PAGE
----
The Efficient Pause

by | Aug 24, 2020 | Change |

efficient pause

‘It takes me a few days to unwind, slow down, and mentally disconnect from work. Then I can have a full week of rest and holiday before I mentally find myself thinking about work again. I’ve found it takes 3 – 4 days to unwind. And usually about 3 days before going back, I start thinking about work again. So I’ve learned that to get one week of rest, I need two weeks off.’

This was one of many conversations with one of my uncles decades ago. I think about it each time I’m scheduling my time off. What my uncle was telling me and what I’ve learned over the years is the quality of my time off is almost entirely determined by those first few days. The unwinding days. Days that almost feel or appear like wasted time off. However, when I skip them, I don’t rest very well.

They are a bit of conscious decoupling. And they are the most strategic, essential and efficient days. They are not empty days. They can be filled with walking, odd jobs, sleep, work tasks that didn’t quite get done, and so on. And it is the time of weaning myself off email and notifications. There is no formula. It is space between. And it is the efficiency coefficient determining the value of what follows.

In a similar way, we need space like this before strategic discussions. All humans struggle to switch between the day to day operational discussions or the project activities and seeing the whole. Seeing the trends. Seeing where we fit in the organisational culture and external context we work.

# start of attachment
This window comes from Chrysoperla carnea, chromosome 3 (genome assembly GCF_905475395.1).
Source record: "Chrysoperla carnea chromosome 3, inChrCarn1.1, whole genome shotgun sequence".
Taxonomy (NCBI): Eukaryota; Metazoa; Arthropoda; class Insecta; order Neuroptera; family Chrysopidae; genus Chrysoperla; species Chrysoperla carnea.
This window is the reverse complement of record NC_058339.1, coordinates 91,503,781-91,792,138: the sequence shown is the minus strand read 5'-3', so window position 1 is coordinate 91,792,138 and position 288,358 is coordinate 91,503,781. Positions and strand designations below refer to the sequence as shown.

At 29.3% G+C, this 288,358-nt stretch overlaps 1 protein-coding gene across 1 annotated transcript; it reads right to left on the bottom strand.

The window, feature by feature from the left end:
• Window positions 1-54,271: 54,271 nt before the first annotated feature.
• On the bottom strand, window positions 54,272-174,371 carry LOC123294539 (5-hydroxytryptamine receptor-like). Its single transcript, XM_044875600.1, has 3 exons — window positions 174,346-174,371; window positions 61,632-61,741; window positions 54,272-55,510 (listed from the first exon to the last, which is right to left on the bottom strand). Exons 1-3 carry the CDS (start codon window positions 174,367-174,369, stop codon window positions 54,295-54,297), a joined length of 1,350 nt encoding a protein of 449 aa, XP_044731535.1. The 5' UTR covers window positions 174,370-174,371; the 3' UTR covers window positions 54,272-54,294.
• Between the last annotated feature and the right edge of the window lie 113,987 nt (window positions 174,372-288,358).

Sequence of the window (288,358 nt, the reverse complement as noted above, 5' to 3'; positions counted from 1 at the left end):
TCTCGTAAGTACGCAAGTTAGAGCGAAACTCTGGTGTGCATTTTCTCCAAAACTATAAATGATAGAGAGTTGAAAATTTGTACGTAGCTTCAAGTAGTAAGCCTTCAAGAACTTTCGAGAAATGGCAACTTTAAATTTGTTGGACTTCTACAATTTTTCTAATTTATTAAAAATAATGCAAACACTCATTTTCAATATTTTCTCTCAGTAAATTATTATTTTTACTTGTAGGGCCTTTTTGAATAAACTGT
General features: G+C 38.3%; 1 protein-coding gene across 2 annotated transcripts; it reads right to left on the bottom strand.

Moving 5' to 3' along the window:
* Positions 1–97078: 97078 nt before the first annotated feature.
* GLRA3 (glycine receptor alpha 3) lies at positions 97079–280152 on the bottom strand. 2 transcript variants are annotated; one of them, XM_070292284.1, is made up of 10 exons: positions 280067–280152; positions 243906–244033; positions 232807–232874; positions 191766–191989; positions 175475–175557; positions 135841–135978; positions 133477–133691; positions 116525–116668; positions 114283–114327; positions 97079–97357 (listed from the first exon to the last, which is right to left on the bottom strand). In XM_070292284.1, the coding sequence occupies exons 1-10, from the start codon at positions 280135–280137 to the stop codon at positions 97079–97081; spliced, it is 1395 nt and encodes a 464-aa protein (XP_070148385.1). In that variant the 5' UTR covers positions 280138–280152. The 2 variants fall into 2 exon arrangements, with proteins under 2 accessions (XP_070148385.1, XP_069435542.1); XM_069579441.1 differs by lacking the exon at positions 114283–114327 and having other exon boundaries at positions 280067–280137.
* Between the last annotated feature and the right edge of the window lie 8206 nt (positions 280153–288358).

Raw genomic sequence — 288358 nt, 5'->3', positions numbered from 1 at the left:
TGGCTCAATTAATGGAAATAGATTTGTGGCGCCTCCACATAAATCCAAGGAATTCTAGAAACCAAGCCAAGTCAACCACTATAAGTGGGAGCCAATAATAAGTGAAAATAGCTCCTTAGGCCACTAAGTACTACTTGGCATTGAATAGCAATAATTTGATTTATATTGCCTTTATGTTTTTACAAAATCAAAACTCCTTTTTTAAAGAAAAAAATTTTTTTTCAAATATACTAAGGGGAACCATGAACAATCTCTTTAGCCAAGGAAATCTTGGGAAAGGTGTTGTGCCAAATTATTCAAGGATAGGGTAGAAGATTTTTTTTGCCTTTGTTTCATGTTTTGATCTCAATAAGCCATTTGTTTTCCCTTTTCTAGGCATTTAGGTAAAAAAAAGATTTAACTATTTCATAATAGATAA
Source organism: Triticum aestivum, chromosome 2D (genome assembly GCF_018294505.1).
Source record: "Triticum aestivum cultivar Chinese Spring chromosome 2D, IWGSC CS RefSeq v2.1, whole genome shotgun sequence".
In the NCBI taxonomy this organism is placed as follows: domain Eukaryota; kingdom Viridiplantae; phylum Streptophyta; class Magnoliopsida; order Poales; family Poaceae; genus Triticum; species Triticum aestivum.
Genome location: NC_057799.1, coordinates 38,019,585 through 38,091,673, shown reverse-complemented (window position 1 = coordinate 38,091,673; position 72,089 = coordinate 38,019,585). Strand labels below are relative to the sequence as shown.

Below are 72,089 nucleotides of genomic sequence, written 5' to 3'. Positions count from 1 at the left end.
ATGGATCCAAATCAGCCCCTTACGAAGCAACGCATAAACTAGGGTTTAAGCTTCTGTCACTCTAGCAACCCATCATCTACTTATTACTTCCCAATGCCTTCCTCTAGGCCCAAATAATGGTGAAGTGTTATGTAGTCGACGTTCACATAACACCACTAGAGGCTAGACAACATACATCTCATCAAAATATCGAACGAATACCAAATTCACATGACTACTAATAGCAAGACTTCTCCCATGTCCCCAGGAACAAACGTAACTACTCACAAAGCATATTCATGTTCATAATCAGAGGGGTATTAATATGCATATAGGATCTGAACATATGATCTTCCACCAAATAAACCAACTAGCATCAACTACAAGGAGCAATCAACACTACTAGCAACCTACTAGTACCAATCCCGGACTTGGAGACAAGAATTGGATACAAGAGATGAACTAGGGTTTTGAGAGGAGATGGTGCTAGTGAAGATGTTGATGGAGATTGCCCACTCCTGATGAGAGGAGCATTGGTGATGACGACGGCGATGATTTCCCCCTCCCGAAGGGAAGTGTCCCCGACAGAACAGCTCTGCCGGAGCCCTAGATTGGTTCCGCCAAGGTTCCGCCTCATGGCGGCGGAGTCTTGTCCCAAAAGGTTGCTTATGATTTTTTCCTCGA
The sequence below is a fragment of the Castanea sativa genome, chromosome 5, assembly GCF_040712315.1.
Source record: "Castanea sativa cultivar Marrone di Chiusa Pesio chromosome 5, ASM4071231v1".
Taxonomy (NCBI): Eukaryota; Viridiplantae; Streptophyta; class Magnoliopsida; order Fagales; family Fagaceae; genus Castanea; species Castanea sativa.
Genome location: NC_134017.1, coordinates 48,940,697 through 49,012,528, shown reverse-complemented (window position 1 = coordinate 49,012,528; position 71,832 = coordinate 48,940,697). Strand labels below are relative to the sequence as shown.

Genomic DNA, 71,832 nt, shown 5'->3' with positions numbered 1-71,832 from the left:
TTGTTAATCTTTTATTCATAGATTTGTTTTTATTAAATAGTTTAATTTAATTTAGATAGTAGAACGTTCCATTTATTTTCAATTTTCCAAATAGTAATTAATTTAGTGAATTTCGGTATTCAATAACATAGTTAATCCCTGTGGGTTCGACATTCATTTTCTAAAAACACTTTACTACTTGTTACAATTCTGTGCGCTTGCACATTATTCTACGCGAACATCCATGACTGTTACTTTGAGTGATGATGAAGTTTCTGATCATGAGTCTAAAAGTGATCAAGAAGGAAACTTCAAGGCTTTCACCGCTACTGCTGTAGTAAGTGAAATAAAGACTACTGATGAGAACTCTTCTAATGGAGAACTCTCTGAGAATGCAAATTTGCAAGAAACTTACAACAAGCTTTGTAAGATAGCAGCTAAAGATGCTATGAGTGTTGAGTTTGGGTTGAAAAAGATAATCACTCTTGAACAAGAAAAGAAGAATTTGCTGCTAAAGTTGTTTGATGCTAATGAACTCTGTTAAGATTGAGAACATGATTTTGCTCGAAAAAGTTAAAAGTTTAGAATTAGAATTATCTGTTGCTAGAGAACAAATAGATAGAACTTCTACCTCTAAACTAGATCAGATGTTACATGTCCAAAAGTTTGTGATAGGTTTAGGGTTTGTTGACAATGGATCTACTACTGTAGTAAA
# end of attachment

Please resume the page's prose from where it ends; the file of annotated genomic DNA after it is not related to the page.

The quality of our strategic discussions is directly proportional to the efficiency pause before we start. Often we skip the pause. Often we try to switch from operational to strategic as we move agenda items. And it rarely works. Or we find ourselves having the same discussions over and over again because we are distracted by the day to day.

Understanding the pause. Seeing it not as inefficient or wasted time, but rather as essential makes a huge difference. And yes, it is hard. It requires discipline and sometimes difficult conversations.

Do it anyway. The choice is up to us.

Photo by Dominik Scythe


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